What a buzz song writing is huh! There are some days when songs are written through you, like the universe has shared it’s magic via the vessel that is you. Pharrell Williams speaks of this with his song ‘happy’. It flowed straight through him. When that happens, be open to it happening more often, and free yourself from the constraints of your own mind. Let it flow.
Getting traction on songs and hearing others sing them is a feeling like no other. But what do you do when your songs don’t get the attention you think they deserve? They were sprinkled with magic universe dust after all.
Don’t take it personally
Is the first rule of thumb. You can really love a song that is about something big in your life, and others won’t connect with it. It means so much to you – but it’s not to be taken as an insult if it doesn’t mean much to the audience. Perhaps they haven’t experienced what you are singing about and therefore can’t relate. The important thing is that they aren’t having a go at you, the human. It’s about the song. Conversely if people love the song, they’re not in love with you the human…it’s about the song.
Keep writing and writing. Come up with ways to write songs that a broader audience can relate to. Play with lyrics and expand the way you convey them with metaphor. For example, instead of ‘Mary had a little lamb’ you might say ‘it’s forever with me, wherever I go’. You could sing that line to 5 people and they would each think of different scenarios they can relate it to in their own lives.
That being said, don’t feel pressured to write songs you don’t like in order to get fans.
Dianne Warren writes a song a day (Her favourite word is also the ‘C’ bomb.) That aside, she has a schedule. You can be specific with the amount of songs you will write per week, per month, or give yourself a number range. A lot of creatives write when inspiration hits – and the thought of a schedule makes us queasy.
They say it takes 10,000 hours of practice to master something, they also say practice makes perfect. Pick a number or a range of songs you want to write in a time period. Then a strange thing will probably happen. You will find inspiration to write the amount of songs you set for yourself. A great way to do this is to have a writing partner, or producer, or someone else that is helping you in some way. If you have someone else you have to show your work to, you will be motivated as you’ll be held accountable. Choose someone who is energetic – no lazy people allowed.
Now you have a writing schedule, set goals for your career. What will you do with the songs you write? How many will be released? Do you want to do an album or release a single, or aim for syncing deal, or get signed as an artist – which by the way, you can do with Spinnup. We’re a part of Universal Music Group and they’re watching Spinnup artists for the next ones to sign. You can put out your next project here.
Listen to artists from all genres.
Really listen. Find bands that sing in other languages, and singers that mix seemingly opposing genres. How are they phrasing the song, and what syllables are being accentuated and why? Where is the bass frequency sitting in the mix in relation to the kick? How does the song have so much space sonically yet packs a punch?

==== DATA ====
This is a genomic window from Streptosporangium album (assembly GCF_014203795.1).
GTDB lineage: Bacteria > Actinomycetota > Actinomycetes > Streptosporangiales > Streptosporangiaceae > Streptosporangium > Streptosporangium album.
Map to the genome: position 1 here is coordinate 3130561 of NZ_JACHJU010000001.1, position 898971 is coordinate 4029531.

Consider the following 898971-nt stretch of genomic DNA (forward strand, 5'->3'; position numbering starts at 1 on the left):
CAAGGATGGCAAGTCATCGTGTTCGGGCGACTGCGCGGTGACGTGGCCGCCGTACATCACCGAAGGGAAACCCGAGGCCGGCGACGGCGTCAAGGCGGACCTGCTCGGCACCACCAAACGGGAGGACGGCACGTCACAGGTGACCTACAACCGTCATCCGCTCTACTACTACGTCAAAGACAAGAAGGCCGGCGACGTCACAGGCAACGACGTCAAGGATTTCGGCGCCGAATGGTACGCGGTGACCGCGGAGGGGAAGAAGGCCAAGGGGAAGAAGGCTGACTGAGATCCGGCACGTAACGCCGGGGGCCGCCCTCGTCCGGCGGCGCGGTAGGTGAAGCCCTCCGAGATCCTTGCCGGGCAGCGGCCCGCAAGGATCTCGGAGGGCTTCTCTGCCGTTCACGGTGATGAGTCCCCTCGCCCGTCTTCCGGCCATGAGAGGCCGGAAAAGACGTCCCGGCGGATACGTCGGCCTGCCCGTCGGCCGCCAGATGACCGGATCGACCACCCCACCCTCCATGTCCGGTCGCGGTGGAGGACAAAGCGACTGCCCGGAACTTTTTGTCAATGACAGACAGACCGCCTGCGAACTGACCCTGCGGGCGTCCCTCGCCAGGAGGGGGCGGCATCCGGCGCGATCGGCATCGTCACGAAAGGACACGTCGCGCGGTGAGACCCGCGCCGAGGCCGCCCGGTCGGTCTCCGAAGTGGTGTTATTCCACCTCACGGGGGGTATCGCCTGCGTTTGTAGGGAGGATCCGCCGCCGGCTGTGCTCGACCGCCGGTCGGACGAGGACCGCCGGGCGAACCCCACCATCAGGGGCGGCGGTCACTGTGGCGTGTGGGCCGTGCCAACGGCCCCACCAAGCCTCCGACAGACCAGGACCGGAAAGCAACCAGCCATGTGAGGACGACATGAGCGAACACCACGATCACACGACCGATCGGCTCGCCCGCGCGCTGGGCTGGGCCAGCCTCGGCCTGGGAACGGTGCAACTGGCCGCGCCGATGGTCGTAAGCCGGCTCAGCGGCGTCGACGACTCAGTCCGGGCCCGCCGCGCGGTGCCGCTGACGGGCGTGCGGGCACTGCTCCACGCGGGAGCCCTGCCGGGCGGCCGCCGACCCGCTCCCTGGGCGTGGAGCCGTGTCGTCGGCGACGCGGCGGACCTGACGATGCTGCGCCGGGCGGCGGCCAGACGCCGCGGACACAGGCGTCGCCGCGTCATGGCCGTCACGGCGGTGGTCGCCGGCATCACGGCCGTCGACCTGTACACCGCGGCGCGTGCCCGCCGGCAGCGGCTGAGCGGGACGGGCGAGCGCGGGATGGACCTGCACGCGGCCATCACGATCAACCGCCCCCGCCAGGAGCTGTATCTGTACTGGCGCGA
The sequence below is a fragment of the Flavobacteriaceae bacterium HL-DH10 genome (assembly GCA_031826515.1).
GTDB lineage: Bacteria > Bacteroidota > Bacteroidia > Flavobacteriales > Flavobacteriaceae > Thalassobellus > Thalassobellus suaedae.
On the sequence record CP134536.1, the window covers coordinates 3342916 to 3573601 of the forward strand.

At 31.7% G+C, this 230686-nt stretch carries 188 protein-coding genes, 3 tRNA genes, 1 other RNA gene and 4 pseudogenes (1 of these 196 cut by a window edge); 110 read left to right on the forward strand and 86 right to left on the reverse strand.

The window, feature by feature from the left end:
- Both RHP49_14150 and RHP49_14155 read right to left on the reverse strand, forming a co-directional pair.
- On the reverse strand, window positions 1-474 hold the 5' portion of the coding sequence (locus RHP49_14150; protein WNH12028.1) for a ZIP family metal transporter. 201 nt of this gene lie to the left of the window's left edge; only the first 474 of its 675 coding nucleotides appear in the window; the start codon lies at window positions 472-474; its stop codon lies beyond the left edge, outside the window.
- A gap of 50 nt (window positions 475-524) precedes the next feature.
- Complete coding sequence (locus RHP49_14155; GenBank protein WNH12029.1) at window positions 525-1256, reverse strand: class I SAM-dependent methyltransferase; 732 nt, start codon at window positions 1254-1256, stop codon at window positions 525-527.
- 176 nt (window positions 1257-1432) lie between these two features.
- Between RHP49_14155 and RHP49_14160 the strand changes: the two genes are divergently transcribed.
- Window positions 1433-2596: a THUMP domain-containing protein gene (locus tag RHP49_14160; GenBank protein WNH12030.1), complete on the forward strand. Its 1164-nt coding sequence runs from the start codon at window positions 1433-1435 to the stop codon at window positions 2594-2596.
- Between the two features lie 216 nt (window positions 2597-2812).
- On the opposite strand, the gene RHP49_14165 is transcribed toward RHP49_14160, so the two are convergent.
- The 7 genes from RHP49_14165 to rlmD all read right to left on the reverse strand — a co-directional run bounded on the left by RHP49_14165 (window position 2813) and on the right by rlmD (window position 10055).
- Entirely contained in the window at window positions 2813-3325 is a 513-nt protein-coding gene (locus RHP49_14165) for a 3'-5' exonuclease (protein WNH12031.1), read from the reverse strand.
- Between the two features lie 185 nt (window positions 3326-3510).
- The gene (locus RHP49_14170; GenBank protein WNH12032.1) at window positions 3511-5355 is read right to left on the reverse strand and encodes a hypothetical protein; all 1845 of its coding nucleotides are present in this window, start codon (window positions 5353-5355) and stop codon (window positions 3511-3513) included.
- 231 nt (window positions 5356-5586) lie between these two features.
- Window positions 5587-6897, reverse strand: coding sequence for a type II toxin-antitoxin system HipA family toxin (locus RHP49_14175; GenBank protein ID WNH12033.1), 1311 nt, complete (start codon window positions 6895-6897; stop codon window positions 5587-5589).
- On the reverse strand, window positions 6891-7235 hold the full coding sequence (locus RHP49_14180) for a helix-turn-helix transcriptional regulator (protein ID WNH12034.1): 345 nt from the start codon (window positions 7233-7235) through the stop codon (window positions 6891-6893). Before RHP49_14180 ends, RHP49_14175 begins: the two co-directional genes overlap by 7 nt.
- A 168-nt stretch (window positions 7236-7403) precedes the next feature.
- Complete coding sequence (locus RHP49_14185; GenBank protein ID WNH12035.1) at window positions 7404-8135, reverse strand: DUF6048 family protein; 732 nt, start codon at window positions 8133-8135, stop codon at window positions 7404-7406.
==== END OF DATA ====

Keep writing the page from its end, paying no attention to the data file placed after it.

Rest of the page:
Producers are your friends when it comes to these questions. This is not to say you need to write like the artists you listen to, but listening will improve your musical palate. You’ll have much more to draw from. No one gets by just eating celery.
Legendary producer Rick Rubin, known for creating some of the most iconic hip hop tracks ever, started as a metal head.
Play often to test songs
Come up with a set list and play gigs. Open mics, festivals, at a friends party – whatever you can get. Pay attention to the reaction of the audience during each song, and make mental notes. Eventually you will see a pattern emerge and it will become apparent which songs do better, and which songs are ‘meh’.
Scrap the dud ones and add new ones to test, keeping the favourites in the set. Comedians do this all the time. They test material at open mics and residencies and you’ll see them makes notes when a joke bombs, and when a joke works. They will test the same joke a few times, in different ways, as a single audience is not representative of the broader tribe.
You can do that too, and you should. Test a song a handful of times (unless you get deathly silence after the first play), and rework it if you can make it better. Sometimes the song requires a few tweaks before it can be great. And if the amendments don’t work, boot that song from the set.
Work with different people
It’s easy to fall into comfort after working with the same people for a while. Go out and find someone new to bounce ideas with. There’s nothing like wanting to make a good impression to drive us to excellence. You don’t have to release every song you write, but at least write something with new people. If you’re a singer, find a hip hop producer and a rapper and collab. Rappers have singers on the chorus all the time.
This is simply a suggestion, but you see where I’m going. New people will bring songs out of you that you didn’t know you had the capacity to write. Celebrate it! This is the universe kicking in with its own magical dust.
However you choose to run at this, keep writing and find people to hold you accountable in some way. We want to hear your songs that you have yet to write. The world always needs music. And the magic dust spoken about earlier.